T10
(40)
T8
(50)
DNP DNP T22
(37.33)
DNP T22
(18.67)
DNP DNP T27
(11.5)
DNP DNP
Jim Furyk
(138.5 pts)
T41
(13.5)
T10
(40)
DNP DNP T5
(46.67)
T73
(0)
13
(24.67)
T59
(0)
DNP DNP T42
(4)
DNP T21
(9.67)

How Player Rankings are Computed

Who’s Not Hot in the field for the Deutsche Bank Championship

Player Barclays Classic Wyndham Champ. John Deere Olympic Men’s Travelers Champ. PGA Champ. Canadian Open British Open Barbasol Champ. Scottish Open WGC Bridgestone Barracuda Champ. Quicken Loans
Bryce Molder
(-48.33 pts)
CUT
(-15)
CUT
(-10)
DNP DNP T56
(0)
CUT
(-13.33)
CUT
(-6.67)
DNP DNP DNP DNP CUT
(-3.33)
DNP
Jason Bohn
(-23.33 pts)
77
(0)
CUT
(-10)
T56
(0)
DNP DNP CUT
(-13.33)
DNP DNP T62
(0)
DNP DNP DNP DNP
James Hahn
(-17.17 pts)
CUT
(-15)
DNP DNP DNP CUT
(-6.67)
T70
(0)
DNP T68
(0)
DNP DNP 41
(4.5)
DNP T64
(0)
Smylie Kaufman
(-16.83 pts)
CUT
(-15)
DNP DNP DNP CUT
(-6.67)
CUT
(-13.33)
DNP CUT
(-6.67)
DNP DNP T27
(11.5)
DNP T10
(13.33)
Charles Howell III
(-15 pts)
CUT
(-15)
DNP DNP DNP DNP DNP DNP DNP DNP DNP DNP DNP T75
(0)
Patton Kizzire
(-13.67 pts)
CUT
(-15)
T53
(0)
DNP DNP DNP T49
(1.33)
T70
(0)
T68
(0)
DNP DNP DNP DNP T57
(0)
Harold Varner III
(-11.67 pts)
T60
(0)
CUT
(-10)
DNP DNP DNP CUT
(-13.33)
CUT
(-6.67)
T66
(0)
DNP DNP DNP DNP 7
(18.33)
Colt Knost
(-5 pts)
CUT
(-15)
DNP DNP DNP CUT
(-6.67)
T70
(0)
CUT
(-6.67)
CUT
(-6.67)
DNP DNP DNP 3
(30)
DNP
Freddie Jacobson
(-4.67 pts)
CUT
(-15)
T33
(17)
DNP DNP CUT
(-6.67)
T73
(0)
DNP DNP DNP DNP DNP DNP DNP
Chad Campbell
(-0.67 pts)
CUT
(-15)
T57
(0)
DNP DNP CUT
(-6.67)
DNP T26
(16)
DNP T35
(5)
DNP DNP DNP DNP

How Player Rankings are Computed

The Buzz:

So it’s the second leg of the FedEx Cup playoffs, and only one exempt player is not participating, Masters champion Danny Willett.  It makes sense him not playing, he was 86th in the FedEx Cup so the odds on him going fair was slim.  On top of that he is the defending champion at the Omega European Masters in Switzerland so he decides to play there instead of here.  A couple of things about the playoffs that are a bit of a turnoff, last week Patrick Reed won at the Barclays.  With the win it guarantees Reed a top-five points ranking heading into the Tour Championship, meaning that he controls his own destiny and will win the FedEx Cup with a victory at East Lake.  So if Reed had chosen not to play this week and at the BMW, he would of still been able to win the FedEx Cup at the Tour Championship.  These playoffs are getting more to do with the Tour Championship than anything else, to win the playoffs you just about have to win at East Lake which I don’t understand.

One last item:

On Monday Ryder Cup captain Davis Love III found out who his top-8 players would be.  One thing that didn’t happen, because of the poor back nine for Rickie Fowler he will now need a captains picks.  The big change, Love has four captains picks and doesn’t have to make three of them until the end of the BMW.  The fourth player won’t be announced until the Tour Championship ends Sept. 25 and players head for Hazeltine for the Ryder Cup the following week.  So Love will have the hottest players and that should be an advantage for him.  He also said he has hired a company to provide statistics on various players — how they would fare at a big course like Hazeltine, how they would partner and how they would fare depending on the team they are playing.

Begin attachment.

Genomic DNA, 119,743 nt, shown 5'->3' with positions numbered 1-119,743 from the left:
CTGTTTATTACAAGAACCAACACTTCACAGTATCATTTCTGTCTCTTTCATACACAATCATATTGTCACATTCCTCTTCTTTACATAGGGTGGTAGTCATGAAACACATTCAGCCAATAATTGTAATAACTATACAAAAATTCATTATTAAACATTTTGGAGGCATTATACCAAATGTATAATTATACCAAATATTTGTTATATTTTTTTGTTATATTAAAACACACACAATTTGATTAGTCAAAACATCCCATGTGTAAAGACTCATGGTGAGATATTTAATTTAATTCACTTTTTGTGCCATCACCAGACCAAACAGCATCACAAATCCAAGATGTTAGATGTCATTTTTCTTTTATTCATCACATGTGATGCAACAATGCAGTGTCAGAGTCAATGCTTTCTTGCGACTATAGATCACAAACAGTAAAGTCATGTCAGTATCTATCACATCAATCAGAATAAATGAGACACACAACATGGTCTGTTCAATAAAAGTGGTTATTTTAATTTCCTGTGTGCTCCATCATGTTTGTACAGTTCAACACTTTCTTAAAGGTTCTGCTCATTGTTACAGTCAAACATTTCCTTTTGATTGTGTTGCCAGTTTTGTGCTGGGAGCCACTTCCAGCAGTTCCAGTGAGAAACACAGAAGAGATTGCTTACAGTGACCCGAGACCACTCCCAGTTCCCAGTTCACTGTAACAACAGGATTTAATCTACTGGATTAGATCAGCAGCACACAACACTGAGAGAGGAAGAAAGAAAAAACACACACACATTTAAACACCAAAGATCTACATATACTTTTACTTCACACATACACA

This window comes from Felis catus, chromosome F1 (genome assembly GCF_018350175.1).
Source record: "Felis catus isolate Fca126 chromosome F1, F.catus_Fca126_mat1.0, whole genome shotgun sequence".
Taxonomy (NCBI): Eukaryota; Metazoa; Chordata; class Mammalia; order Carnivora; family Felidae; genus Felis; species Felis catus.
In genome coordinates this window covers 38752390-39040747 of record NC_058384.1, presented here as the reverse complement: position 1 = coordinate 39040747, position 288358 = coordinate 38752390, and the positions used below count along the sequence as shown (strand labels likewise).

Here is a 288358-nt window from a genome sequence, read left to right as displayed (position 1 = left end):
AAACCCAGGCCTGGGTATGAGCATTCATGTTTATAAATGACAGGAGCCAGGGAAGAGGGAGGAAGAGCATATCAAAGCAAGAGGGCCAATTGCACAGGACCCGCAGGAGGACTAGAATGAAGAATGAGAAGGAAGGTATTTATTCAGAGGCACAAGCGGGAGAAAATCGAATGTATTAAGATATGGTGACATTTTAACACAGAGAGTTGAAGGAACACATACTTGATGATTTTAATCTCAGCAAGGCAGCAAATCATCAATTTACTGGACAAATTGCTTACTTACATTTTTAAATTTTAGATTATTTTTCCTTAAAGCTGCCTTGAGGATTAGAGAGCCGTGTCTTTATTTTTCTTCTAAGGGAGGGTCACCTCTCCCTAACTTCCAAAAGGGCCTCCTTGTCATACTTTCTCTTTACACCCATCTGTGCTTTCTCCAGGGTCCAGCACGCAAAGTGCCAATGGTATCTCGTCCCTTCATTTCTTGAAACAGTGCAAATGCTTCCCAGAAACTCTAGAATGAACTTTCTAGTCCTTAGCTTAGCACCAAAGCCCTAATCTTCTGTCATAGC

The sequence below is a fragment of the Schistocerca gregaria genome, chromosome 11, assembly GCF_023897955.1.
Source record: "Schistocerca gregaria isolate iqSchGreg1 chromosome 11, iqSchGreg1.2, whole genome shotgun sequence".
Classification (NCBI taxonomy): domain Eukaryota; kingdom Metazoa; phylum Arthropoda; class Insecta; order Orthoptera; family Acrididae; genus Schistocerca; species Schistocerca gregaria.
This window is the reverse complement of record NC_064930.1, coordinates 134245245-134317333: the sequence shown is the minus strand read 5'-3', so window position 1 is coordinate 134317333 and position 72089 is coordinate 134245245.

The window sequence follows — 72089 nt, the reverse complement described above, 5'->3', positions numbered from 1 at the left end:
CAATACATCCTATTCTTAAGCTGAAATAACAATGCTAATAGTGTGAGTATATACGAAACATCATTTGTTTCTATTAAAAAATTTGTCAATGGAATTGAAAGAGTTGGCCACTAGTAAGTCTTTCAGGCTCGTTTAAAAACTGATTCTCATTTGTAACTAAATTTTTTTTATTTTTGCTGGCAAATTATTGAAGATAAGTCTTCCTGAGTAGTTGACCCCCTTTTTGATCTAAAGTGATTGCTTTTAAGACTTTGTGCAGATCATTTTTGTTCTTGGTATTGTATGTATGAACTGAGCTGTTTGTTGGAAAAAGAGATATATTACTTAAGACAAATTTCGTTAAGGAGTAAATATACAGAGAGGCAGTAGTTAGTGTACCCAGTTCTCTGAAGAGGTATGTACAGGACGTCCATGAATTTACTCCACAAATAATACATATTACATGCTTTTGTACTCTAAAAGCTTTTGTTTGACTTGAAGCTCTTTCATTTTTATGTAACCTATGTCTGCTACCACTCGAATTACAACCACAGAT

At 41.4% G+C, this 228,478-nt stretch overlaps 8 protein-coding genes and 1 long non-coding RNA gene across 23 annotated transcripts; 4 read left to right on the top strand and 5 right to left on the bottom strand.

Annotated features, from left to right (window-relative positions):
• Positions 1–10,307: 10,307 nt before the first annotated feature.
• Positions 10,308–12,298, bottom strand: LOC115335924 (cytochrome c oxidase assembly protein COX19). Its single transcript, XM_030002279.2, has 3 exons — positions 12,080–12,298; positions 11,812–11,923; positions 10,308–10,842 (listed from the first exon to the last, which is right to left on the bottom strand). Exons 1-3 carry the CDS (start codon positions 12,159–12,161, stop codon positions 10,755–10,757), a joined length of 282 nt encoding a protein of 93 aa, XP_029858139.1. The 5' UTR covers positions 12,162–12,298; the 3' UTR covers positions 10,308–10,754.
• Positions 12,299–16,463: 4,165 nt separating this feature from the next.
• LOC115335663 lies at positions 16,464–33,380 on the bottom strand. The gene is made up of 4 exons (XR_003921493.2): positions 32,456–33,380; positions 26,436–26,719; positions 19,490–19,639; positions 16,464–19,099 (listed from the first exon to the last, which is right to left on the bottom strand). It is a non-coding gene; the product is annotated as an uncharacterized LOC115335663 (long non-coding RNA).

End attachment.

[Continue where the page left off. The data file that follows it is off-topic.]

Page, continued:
I would only say this about the whole Ryder Cup system, if the Americans lose again, they have lost the last three matches in a row I would say that lot’s of interest will decrease with this.  American’s like winners and frankly our Ryder Cup team are not winners.  Here is a frighting bit of information to show how bad it’s gotten.  My daughter will be 23 years old at the end of October.  In her lifetime, America has won the Ryder Cup just twice, in 1999 and 2008 the same number of wins the Great Britain and Ireland team won in the first 28 years of the Ryder Cup.

Tournament information:

This is the 14th annual Deutsche Bank Championship. Initially created with the help of IMG, the Tiger Woods Foundation, and the PGA Tour, the Deutsche Bank Championship’s main goal was to raise money for the Tiger Woods Foundation.

As the tournament is held over Labor Day weekend, it has the distinction along with the Hyundai Tournament of Champions to be the only events on the PGA Tour to conclude on a Monday.

Though the event lacks history, its short stint on the PGA Tour has produced some monumental happenings. Most notably: the rivalry between Vijay Singh and Tiger Woods. In 2004, Tiger and Vijay battled down to the final hole. Ultimately, Singh’s 69 was enough to give him the tournament title and the World’s Number One ranking, dethroning Woods after five years of dominance.

In 2006, the rivalry was renewed, and this time, Woods was not to be denied. Singh shot a course record 61 in the third round going into the final round with a three-shot lead over Woods.  Despite shooting a 68, he was still a loser as Woods shot 63 to overcome a three-shot deficit and win the title.

The 2007 event is also memorable with Phil Mickelson holding off the challenge of Tiger Woods, Arron Oberholser and Brett Wetterich.

In 2008 Vijay Singh shot a final round 63 and cruised to a five-shot victory which paved the way for him to win the FedEx Cup.

Since the start of the FedEx Cup, it’s been the second playoff event.  Of the four, this and the Tour Championship are the only events played each year on the same course.  Over the years, it’s grown a nice following as players love the course, the location and the week.

Course information:

The TPC of Boston was opened in June of 2002, it was formerly used for charcoal production for the jewelry, brick and iron industries as well as lumber for ship construction.  Arnold Palmer designed the course, it is your typical TPC layout, very long and pretty generous off the tee.  There are several doglegs that can be carried by long hitters so again advantage to those that hit it long.  The greens are large, and several have multiple tiers making putting more challenging.  But over the years the course has changed dramatically.